Per the 2017 position statement, dentists are encouraged to screen patients for sleep related breathing disorders as part of a comprehensive medical and dental history. Screening helps to identify symptoms of deficient growth and development, and/or other risk factors that may lead to airway issues. If sleep related breathing is determined, intervention is warranted.
Sleep disordered breathing is an umbrella term that encompasses breathing difficulties that occur during sleep. It can include anything from mouth breathing to snoring to obstructive sleep apnea. It is of utmost importance to diagnose sleep disordered breathing as early as possible in the growing and developing child in order to help prevent any behavioral issues associated with disordered sleeping patterns.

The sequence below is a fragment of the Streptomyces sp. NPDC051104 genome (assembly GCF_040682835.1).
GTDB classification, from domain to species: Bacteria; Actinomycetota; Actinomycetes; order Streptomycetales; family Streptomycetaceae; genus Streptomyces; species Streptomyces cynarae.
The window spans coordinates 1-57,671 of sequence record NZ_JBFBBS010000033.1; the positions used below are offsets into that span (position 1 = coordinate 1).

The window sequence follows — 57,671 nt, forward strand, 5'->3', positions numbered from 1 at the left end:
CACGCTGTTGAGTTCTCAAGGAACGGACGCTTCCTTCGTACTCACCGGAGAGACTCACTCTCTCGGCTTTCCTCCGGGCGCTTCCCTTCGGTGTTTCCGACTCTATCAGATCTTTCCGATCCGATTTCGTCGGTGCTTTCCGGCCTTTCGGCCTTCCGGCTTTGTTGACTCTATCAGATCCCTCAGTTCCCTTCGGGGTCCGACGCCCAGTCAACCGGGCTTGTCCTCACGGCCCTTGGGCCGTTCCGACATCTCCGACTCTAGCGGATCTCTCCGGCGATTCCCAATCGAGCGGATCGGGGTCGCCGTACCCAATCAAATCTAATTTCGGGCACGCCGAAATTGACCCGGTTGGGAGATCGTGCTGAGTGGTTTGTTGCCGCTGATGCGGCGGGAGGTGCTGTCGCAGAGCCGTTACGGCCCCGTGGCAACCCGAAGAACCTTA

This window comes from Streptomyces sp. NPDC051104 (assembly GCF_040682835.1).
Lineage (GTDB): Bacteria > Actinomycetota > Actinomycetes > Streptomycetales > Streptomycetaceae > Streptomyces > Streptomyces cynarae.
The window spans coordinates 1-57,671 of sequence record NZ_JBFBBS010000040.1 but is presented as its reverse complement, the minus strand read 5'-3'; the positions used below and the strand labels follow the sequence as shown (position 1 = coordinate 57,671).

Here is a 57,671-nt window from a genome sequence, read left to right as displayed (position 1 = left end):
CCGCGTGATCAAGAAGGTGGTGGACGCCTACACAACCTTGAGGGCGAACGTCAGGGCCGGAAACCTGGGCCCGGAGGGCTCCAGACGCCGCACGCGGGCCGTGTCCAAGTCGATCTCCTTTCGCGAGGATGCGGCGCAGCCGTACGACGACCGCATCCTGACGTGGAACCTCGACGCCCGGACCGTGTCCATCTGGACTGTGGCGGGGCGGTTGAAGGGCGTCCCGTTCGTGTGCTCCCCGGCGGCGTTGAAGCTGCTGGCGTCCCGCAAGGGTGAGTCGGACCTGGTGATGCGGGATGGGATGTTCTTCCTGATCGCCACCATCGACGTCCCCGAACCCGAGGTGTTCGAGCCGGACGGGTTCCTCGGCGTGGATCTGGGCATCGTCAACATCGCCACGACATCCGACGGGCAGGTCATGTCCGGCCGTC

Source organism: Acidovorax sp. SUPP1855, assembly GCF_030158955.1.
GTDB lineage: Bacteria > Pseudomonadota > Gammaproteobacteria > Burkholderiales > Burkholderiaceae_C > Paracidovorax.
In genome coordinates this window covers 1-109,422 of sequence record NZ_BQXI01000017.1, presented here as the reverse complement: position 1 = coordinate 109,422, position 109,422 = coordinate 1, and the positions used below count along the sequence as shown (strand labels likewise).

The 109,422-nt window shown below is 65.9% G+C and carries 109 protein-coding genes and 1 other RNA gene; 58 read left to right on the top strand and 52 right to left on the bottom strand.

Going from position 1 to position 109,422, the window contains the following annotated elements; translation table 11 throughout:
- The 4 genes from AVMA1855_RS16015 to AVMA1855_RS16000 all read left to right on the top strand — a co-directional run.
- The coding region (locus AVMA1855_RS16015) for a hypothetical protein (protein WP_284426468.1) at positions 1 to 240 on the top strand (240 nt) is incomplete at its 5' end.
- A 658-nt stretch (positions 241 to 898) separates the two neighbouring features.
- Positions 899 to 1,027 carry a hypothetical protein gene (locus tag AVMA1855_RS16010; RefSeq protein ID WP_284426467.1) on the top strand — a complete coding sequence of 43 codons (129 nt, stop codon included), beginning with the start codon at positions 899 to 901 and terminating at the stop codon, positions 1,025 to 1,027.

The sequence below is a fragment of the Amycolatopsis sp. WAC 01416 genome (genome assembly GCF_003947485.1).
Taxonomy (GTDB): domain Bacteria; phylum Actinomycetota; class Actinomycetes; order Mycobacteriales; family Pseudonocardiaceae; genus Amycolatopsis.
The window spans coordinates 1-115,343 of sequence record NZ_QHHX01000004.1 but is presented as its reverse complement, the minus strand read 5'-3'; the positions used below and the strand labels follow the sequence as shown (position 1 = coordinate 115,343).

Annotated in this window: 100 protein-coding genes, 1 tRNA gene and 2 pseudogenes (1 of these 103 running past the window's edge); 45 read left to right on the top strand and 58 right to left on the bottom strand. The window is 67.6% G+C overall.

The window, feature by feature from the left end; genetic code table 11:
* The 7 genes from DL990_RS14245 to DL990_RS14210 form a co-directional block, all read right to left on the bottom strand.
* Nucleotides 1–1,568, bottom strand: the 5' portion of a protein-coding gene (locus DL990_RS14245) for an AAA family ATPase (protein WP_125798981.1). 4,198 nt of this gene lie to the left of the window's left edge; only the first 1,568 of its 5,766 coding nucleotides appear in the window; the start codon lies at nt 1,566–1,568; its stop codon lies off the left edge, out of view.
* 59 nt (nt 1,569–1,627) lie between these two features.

Children with sleep disordered breathing have an “airway issue.” The airway is what brings oxygen into the body through the nose and transports it to the lungs. If there is any type of blockage along the passage especially during hours of rest, problems can arise causing lack of quality deep sleep.
When the child’s breathing is disrupted during sleep, the body feels like the child is choking. What happens systemically? The heart rate increases, blood pressure rises, the brain is aroused, and the quality of sleep is disrupted. The child may not awake fully but may have sleep fragmentation or constantly be in a state of fight or flight.